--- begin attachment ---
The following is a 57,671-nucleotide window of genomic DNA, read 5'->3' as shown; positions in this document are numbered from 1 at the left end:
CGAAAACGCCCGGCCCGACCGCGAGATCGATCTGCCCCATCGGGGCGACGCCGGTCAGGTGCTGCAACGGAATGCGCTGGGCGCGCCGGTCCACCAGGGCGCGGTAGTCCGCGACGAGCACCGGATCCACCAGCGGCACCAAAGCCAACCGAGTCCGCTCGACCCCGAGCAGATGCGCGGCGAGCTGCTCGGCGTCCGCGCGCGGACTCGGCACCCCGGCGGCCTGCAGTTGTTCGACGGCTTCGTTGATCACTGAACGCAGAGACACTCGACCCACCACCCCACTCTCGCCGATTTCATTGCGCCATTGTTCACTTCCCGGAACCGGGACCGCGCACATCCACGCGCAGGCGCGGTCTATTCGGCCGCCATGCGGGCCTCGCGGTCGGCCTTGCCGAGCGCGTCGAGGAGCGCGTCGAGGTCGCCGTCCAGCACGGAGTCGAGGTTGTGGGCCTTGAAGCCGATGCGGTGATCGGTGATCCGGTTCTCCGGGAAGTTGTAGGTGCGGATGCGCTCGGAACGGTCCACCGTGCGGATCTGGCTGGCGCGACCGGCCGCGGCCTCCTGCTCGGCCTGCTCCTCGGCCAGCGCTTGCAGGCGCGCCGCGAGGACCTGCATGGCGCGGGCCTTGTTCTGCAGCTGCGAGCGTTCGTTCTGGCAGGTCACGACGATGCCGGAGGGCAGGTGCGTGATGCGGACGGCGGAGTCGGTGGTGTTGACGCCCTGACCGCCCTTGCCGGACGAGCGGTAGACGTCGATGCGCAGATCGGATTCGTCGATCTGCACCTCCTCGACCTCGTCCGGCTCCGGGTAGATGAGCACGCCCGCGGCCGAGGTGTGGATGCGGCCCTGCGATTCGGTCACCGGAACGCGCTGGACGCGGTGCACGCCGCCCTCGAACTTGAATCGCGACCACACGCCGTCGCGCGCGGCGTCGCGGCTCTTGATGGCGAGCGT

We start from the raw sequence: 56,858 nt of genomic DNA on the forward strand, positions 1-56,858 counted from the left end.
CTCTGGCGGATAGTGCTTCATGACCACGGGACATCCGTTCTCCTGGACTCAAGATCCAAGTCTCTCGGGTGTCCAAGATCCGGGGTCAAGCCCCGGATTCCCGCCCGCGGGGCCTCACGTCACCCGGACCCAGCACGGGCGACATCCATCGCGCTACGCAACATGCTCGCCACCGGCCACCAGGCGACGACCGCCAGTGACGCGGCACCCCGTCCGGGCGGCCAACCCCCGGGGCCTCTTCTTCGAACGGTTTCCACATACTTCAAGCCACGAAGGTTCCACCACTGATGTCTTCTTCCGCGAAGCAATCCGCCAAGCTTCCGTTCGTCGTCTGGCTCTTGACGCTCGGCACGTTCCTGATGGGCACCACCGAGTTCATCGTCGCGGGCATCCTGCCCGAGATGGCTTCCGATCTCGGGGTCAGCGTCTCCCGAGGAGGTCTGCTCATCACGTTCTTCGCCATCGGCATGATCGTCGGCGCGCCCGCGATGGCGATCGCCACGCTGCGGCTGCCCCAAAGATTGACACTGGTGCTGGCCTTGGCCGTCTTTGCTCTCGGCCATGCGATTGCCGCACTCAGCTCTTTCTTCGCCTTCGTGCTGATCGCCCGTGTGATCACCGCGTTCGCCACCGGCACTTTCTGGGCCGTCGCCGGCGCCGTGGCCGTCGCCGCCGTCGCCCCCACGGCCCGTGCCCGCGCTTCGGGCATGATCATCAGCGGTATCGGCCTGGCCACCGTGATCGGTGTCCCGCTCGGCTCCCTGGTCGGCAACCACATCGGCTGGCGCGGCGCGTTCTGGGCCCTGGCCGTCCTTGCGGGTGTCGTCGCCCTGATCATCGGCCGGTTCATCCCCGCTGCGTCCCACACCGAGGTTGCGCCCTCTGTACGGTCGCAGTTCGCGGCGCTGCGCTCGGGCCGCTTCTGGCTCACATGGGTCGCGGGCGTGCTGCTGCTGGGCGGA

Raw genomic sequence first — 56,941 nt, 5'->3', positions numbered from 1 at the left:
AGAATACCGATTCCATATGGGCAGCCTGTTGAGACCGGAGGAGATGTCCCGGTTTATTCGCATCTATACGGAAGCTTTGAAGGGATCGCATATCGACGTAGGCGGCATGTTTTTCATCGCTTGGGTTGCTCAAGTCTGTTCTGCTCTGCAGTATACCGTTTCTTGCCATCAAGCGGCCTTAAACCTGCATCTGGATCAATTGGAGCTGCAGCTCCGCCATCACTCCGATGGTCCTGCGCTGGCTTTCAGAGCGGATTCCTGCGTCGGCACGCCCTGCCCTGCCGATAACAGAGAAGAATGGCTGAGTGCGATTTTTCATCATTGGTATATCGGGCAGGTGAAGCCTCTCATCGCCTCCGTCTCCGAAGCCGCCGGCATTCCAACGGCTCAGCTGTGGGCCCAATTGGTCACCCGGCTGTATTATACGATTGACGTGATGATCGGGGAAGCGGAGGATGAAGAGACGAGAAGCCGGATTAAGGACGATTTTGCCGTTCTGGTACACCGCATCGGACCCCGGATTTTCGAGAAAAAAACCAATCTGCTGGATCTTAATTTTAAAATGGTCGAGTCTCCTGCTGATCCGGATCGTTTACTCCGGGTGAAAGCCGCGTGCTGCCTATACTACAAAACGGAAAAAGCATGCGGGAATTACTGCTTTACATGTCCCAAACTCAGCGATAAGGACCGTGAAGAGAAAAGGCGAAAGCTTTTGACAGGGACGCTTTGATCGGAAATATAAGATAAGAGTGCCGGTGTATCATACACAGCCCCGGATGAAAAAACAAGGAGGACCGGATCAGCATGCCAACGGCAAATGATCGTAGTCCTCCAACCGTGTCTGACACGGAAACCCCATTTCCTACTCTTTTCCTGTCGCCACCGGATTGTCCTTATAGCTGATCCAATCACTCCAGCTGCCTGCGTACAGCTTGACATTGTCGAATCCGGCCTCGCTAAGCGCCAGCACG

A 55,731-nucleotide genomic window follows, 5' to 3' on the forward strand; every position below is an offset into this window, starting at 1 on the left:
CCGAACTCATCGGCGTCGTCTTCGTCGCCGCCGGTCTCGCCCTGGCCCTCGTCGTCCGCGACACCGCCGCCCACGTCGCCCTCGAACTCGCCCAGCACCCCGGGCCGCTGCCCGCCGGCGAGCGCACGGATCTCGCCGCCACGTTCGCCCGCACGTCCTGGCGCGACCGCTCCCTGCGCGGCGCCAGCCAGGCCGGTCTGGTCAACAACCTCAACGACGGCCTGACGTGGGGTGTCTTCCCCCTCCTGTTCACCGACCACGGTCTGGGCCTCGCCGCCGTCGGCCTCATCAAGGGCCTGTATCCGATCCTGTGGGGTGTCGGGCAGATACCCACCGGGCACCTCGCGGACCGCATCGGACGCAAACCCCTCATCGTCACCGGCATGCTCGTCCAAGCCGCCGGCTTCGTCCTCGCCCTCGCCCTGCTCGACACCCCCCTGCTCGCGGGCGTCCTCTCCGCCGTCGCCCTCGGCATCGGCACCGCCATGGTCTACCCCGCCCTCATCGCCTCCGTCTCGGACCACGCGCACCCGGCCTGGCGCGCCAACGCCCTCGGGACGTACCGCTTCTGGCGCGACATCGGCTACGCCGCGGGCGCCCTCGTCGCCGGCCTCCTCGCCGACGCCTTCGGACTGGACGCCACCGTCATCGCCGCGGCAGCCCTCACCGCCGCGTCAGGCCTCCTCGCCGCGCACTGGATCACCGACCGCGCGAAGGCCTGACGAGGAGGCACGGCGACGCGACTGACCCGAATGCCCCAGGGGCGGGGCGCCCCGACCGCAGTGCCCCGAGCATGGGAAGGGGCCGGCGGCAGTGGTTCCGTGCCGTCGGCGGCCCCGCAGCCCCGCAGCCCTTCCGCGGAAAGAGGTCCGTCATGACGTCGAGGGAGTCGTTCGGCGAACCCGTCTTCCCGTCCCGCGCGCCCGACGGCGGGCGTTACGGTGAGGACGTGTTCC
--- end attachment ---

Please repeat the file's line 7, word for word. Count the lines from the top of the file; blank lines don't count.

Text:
A 55,731-nucleotide genomic window follows, 5' to 3' on the forward strand; every position below is an offset into this window, starting at 1 on the left: